A friend asks: do you know if there’s been any progress informing the public about the difference between “psychopathy,” “psychosis,” and “psychotic axe-murder?” which should probably be “psychopathic axe-murderer,” now that I think about it.
I don’t know, but it’s probably similar to when other terms have been adopted by the public and used pejoratively (like “idiot,” “imbecile,” and “moron,” originally specific technical designations). Then we switch to different terms like “mentally retarded” which the public then starts using as an insult, and move on to “developmental delay,” “developmental disability,” “intellectual disability,” etc.
All of these terms have been used to refer to very similar things, which interested parties want to destigmatize, some people merely wish to describe accurately, and many people want to mock and insult. Linguist Steven Pinker calls this the euphemism treadmill.
I think it’s virtually certain that words for mental illnesses and symptoms will continue to be turned into words that mean “completely unresponsive to social norms, and violent” or “SUPERDANGEROUSWILLKILLYOU”.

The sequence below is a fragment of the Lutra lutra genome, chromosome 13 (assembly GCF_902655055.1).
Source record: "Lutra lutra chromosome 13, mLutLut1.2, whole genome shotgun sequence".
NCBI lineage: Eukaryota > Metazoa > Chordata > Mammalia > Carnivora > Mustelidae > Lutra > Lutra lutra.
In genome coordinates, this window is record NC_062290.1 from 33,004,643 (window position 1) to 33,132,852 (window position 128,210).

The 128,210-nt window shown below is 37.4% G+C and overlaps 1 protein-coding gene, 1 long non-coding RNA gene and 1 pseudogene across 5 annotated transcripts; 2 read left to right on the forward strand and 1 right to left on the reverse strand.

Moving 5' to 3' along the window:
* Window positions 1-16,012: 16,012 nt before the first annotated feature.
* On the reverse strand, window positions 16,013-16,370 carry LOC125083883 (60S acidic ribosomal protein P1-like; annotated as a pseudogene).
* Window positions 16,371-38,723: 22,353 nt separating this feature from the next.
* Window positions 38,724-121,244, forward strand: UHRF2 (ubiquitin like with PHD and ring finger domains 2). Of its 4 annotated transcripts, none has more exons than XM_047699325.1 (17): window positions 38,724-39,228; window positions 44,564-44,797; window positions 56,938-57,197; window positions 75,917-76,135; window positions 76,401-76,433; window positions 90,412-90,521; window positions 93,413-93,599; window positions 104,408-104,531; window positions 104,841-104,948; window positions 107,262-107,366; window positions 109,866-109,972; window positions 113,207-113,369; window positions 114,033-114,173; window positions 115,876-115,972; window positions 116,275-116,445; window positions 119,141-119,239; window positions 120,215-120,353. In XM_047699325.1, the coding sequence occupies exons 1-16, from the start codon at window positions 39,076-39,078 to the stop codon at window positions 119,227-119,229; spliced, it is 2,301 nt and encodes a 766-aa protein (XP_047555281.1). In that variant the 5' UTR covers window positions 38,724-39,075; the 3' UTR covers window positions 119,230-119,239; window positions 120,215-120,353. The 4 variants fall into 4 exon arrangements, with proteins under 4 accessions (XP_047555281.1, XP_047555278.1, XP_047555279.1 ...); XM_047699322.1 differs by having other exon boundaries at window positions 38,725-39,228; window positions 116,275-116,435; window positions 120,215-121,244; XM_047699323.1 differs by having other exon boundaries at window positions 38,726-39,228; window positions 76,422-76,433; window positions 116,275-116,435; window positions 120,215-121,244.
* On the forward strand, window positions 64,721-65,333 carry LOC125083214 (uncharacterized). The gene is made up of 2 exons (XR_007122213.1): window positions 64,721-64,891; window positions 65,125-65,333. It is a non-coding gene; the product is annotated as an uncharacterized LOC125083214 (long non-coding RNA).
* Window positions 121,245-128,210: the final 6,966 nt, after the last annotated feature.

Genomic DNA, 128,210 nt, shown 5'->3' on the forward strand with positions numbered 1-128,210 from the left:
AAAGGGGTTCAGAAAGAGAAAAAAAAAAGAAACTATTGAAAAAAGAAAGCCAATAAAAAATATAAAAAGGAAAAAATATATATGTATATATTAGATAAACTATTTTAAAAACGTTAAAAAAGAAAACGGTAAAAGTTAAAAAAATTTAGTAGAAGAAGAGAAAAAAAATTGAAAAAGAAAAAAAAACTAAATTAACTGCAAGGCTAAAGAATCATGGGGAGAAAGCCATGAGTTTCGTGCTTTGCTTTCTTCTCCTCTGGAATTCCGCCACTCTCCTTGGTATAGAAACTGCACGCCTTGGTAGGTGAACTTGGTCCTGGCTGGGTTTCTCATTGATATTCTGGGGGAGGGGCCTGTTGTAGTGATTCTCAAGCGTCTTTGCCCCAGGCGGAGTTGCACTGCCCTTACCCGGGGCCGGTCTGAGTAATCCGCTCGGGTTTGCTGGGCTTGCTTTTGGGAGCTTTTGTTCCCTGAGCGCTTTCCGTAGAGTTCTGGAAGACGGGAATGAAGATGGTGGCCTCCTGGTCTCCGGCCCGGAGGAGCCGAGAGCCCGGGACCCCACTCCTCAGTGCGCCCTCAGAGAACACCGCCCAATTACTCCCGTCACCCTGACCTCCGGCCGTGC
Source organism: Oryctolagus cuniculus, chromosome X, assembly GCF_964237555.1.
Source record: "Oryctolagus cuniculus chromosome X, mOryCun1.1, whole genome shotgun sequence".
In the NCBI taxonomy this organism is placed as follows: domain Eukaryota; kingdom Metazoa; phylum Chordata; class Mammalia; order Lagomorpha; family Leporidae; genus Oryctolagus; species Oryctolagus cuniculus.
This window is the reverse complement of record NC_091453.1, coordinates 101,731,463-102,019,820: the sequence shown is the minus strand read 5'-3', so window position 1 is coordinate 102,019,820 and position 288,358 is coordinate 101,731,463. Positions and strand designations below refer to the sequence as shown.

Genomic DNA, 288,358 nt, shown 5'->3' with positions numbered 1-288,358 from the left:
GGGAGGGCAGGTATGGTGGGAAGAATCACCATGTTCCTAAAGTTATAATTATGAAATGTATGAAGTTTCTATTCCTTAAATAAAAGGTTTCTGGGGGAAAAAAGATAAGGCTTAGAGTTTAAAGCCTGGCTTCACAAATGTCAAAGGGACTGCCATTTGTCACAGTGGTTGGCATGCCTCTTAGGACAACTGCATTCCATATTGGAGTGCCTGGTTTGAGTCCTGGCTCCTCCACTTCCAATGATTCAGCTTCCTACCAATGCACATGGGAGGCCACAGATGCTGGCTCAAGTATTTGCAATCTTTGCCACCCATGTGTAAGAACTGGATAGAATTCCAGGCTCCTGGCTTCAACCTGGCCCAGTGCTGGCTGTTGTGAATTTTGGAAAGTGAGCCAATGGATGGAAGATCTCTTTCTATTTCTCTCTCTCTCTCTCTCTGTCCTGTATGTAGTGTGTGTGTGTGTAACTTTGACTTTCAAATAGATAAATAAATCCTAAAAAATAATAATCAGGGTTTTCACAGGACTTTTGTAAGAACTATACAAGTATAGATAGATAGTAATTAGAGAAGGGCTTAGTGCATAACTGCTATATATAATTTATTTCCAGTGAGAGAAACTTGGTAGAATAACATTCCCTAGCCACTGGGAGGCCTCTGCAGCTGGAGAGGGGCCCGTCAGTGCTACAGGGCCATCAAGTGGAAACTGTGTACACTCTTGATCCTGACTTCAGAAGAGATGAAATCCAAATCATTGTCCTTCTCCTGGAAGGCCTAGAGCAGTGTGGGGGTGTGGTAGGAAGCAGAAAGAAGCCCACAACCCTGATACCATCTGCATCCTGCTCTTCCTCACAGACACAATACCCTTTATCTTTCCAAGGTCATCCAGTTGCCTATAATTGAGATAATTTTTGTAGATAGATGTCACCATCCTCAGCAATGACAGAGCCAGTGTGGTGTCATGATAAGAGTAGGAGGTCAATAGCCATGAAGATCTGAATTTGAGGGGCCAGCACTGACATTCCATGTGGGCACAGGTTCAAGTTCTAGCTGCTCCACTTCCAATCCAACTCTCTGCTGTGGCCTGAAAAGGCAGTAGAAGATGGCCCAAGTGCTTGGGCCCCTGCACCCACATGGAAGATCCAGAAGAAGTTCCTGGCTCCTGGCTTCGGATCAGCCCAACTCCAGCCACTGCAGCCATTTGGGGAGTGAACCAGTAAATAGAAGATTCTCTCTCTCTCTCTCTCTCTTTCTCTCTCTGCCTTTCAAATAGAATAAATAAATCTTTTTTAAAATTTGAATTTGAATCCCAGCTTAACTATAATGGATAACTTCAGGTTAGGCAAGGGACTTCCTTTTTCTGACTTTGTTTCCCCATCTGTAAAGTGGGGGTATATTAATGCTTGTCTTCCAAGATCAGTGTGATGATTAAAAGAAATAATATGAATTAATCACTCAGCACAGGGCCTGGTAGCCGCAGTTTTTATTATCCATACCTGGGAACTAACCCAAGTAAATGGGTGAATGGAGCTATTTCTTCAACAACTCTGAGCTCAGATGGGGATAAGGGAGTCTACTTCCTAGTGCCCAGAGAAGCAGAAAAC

So what if instead we gave them a word or phrase to name the kind of person they’re trying to name: the kind of person everyone is afraid of, someone who is not merely malevolent and physically dangerous, but so mentally unbound from laws and rules and social demands that nothing you can do will stop them?
Such as “horror movie killers”. Or “Jasophrenics” (after Jason of the various horror movies, but with “phrenic” (“minded”) added because most people named “Jason” are not horror movie killers. Or “berserkers” (though I think that’s kind of mean to the originals. I wonder if they had to go around after battle explaining to people that they weren’t the equivalent of horror movie killers?). I also came up with the idea of “Voldemorts” since everybody loves Harry Potter, but I’m told that he’s not violent enough.
And then we would have the word “Jasophrenic” to describe something that probably doesn’t exist as a discrete clinical entity, just as a catchy mental concept, and we might make more headway in explaining that “psychotic” covers a great deal of ground that doesn’t involve it, and so does “schizophrenic” and “crazy” and “mentally ill,” and even “psychopathic” does too. That might be a lot of education gained for a pretty cheap memehack.